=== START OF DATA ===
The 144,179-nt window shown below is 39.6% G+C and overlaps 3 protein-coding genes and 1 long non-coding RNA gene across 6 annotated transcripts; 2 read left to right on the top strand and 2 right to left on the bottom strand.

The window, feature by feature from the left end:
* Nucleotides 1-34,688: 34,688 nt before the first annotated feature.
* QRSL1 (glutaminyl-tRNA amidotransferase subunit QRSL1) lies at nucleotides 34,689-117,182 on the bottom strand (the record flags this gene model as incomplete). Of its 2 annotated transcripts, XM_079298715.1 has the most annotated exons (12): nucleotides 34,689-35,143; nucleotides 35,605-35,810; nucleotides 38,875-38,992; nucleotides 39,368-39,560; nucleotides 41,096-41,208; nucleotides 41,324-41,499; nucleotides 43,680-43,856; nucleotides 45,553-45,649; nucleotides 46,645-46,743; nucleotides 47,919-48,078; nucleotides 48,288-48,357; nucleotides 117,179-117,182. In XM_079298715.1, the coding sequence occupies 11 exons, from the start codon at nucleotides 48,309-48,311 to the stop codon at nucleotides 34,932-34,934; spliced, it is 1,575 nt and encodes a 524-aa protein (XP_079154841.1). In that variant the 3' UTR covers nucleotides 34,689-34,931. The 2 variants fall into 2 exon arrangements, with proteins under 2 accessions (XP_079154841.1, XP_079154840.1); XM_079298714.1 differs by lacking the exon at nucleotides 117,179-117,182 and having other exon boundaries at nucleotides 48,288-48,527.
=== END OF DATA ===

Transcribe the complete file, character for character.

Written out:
The 144,179-nt window shown below is 39.6% G+C and overlaps 3 protein-coding genes and 1 long non-coding RNA gene across 6 annotated transcripts; 2 read left to right on the top strand and 2 right to left on the bottom strand.

The window, feature by feature from the left end:
* Nucleotides 1-34,688: 34,688 nt before the first annotated feature.
* QRSL1 (glutaminyl-tRNA amidotransferase subunit QRSL1) lies at nucleotides 34,689-117,182 on the bottom strand (the record flags this gene model as incomplete). Of its 2 annotated transcripts, XM_079298715.1 has the most annotated exons (12): nucleotides 34,689-35,143; nucleotides 35,605-35,810; nucleotides 38,875-38,992; nucleotides 39,368-39,560; nucleotides 41,096-41,208; nucleotides 41,324-41,499; nucleotides 43,680-43,856; nucleotides 45,553-45,649; nucleotides 46,645-46,743; nucleotides 47,919-48,078; nucleotides 48,288-48,357; nucleotides 117,179-117,182. In XM_079298715.1, the coding sequence occupies 11 exons, from the start codon at nucleotides 48,309-48,311 to the stop codon at nucleotides 34,932-34,934; spliced, it is 1,575 nt and encodes a 524-aa protein (XP_079154841.1). In that variant the 3' UTR covers nucleotides 34,689-34,931. The 2 variants fall into 2 exon arrangements, with proteins under 2 accessions (XP_079154841.1, XP_079154840.1); XM_079298714.1 differs by lacking the exon at nucleotides 117,179-117,182 and having other exon boundaries at nucleotides 48,288-48,527.